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xAPI eLearning LMS SCORM

Some causes of slow xAPI adoption

Back in 2015 we published an article on elearningindustry.com about Rustici Software’s Experience API, aka xAPI, aka Tin Can API. It was one of many such articles in the wake of xAPI’s launch in 2013, and gave an explanation of how this new learning data tool worked and the great variety of systems it could theoretically gather and aggregate learning data from.

Excitement about xAPI at the time wasn’t exactly at Bitcoin-like fever pitch, but it did lead us to write some slightly breathless paragraphs like this one:

“If the global learning community chooses to adopt Tin Can / Experience API, it will enable us to liberate learning content and activities from the confines of the Learning Management System and track learning activities across a hugely diverse range of platforms. The data gathered will give a far richer picture of the real-life impact of learning.”

So, now it’s nearly 2020 and we can begin to answer the question, to what extent has the global learning community actually adopted xAPI? Has it changed the eLearning landscape? Is it the logical next step in the evolutionary chain of eLearning standards that began with AICC and progressed through SCORM 1.2 and SCORM 2004?

An ideal source of information is The Elearning Guild’s September report, The State of xAPI Adoption. A look at their research findings should allow us to get a handle on the answer. Here’s a quick summary of the Elearning Guild’s main survey findings. It’s not a very long report, so interested readers can just as well head over and read the report itself.

Their sample of 535 survey respondents comprised 18% providers of learning products & services and 82% organizations that create learning solutions (and/or purchase them) for training.

20.7% said they didn’t kow what xAPI was.

47.6% said they were interested but have not used it at all.

15.3% said they were doing proof-of-concept-type experiments with xAPI but have not yet used it in the real world.

6.4% have used it in fewer than 5 live projects delivered to learners.

3.9% have used it in 5 or more projects delivered to learners.

3.4% have decided they will not use xAPI.

2.7% said they used xAPI in all their L&D projects.

Among non-adopters, 80% cited a lack of knowledge of skills as a barrier to implementation.

The stats are fairly clear: most L&D practitioners are aware of xAPI but have not yet implemented it.

Our reckoning before reading the report was that uptake is low because of:

The expense and hassle of acquiring and implementing an indispensable part of any xAPI-enabled ecosystem: a learning record store (LRS), without which xAPI has nowhere to deposit its learning statements and cannot perform its function.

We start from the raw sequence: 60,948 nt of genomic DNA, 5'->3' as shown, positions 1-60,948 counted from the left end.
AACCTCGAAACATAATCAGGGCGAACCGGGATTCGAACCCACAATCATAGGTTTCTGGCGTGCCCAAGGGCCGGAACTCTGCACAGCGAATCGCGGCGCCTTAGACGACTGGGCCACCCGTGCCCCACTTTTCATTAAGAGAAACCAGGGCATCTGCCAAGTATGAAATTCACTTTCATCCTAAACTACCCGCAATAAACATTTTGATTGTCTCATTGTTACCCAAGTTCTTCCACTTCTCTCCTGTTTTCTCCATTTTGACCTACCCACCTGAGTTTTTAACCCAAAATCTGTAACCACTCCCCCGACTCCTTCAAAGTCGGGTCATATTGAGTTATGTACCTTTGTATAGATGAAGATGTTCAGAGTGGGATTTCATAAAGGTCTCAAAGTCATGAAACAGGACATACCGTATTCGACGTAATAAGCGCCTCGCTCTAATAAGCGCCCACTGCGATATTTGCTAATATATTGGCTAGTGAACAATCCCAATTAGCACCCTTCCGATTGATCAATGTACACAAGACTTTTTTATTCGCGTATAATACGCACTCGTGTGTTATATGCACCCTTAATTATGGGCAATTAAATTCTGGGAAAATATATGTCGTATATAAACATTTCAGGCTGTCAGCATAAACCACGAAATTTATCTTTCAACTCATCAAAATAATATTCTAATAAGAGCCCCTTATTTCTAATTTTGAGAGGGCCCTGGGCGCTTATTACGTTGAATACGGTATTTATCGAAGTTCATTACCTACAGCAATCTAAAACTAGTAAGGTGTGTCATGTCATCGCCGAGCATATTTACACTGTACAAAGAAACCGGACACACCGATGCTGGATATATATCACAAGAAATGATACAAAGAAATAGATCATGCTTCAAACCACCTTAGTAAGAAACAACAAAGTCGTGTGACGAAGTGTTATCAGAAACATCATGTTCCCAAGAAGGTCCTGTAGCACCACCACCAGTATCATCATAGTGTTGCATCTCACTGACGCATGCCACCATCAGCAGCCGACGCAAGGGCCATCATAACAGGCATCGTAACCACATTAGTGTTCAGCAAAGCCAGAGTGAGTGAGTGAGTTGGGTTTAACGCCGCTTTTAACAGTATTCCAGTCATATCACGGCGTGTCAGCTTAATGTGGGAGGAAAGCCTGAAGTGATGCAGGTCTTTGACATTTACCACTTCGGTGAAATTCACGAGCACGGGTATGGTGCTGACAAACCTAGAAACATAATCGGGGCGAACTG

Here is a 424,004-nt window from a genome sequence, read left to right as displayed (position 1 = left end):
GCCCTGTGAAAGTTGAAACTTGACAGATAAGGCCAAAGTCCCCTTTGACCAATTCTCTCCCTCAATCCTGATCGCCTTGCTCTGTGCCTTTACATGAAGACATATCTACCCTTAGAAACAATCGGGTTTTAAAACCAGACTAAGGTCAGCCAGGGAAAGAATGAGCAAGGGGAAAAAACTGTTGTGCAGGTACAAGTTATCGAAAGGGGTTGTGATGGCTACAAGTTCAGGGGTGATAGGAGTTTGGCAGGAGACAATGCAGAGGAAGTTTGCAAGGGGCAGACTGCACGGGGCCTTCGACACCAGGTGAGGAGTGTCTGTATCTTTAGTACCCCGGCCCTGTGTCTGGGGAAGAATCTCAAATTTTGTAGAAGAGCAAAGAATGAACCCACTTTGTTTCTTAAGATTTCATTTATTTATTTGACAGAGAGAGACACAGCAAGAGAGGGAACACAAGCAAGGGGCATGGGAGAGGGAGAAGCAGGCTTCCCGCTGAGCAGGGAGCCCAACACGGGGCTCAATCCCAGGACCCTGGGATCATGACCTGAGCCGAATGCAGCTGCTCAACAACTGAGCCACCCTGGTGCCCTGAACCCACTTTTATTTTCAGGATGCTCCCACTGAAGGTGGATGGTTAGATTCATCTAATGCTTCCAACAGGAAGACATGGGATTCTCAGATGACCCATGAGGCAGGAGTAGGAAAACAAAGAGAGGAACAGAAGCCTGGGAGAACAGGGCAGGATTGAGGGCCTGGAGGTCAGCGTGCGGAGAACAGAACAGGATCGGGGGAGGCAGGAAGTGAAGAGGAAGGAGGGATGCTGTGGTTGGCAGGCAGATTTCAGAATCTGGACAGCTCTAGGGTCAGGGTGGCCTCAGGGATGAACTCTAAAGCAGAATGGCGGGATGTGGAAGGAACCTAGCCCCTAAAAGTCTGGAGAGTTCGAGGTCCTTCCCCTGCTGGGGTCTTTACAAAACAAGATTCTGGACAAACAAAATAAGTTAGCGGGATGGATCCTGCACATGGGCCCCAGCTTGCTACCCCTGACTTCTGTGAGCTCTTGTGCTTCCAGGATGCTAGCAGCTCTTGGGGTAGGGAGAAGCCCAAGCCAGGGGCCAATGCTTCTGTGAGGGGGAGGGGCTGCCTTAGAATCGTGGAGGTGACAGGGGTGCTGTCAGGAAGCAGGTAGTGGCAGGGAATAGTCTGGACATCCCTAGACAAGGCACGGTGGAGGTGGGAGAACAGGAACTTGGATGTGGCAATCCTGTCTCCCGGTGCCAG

A lack of clear data about the benefits of using xAPI, hindering leadership buy-in.

Most eLearning is still LMS-based, and learning activity in most LMS is already trackable with SCORM and learner analytics plugins or native LMS features.

They might be using an LMS that does not (yet) support xAPI.

The report confirmed all of these, plus other insights such as ‘challenges are often more conceptual than technical’, implying that xAPI is poorly understood or misunderstood due to its overwhelming flexibility and scope. In terms of mass adoption, it's still a Wild West frontier in L&D where so far only the brave and the visionary have so far dared to tread.

A case study by Watershed LRS of Visa's xAPI implementation throughout its global digital campus offers an example of a large organization that has grasped the emerging standard with both hands. It states that Visa have observed behavioral change including an increase in 'learning streaks' (learning binges, basically), and cites improved user experience, improved communication, and analytics that support and enhance the learner experience as factors in the observed increase in engagement. The implementation project took four years of sales cycle, piloting, implementing, refining and simply waiting as different areas of the project progressed. 

Mike Rustici himself said of xAPI's adoption rate: " ... it just takes a really long time for technology to take hold in the enterprise."

The sunlit uplands of xAPI ubiquity where data routinely streams into LRS from libraries, YouTube, web browsers and forums are still a long way off. The concept of xAPI is brilliant and powerful – it’s just that the L&D world hasn’t caught up yet.

For xAPI adoption to increase, the learning gap needs to be addressed – but also the doing gap. The time for explainer articles like our 2015 one is over, and for those interested in implementing xAPI it’s time for doing rather than reading and chin-rubbing. One initiative for this is the xAPI Cohort, a free, vendor-neutral, hands-on team learning environment delivered via web meetings. Through such initiatives and the efforts of L&D professionals everywhere, perhaps one day the Experience API will become what its name suggests: something the L&D world is experienced with rather than has just read about.

It also helps to read case studies of xAPI Adopters - and Rustici's blog has a whole bunch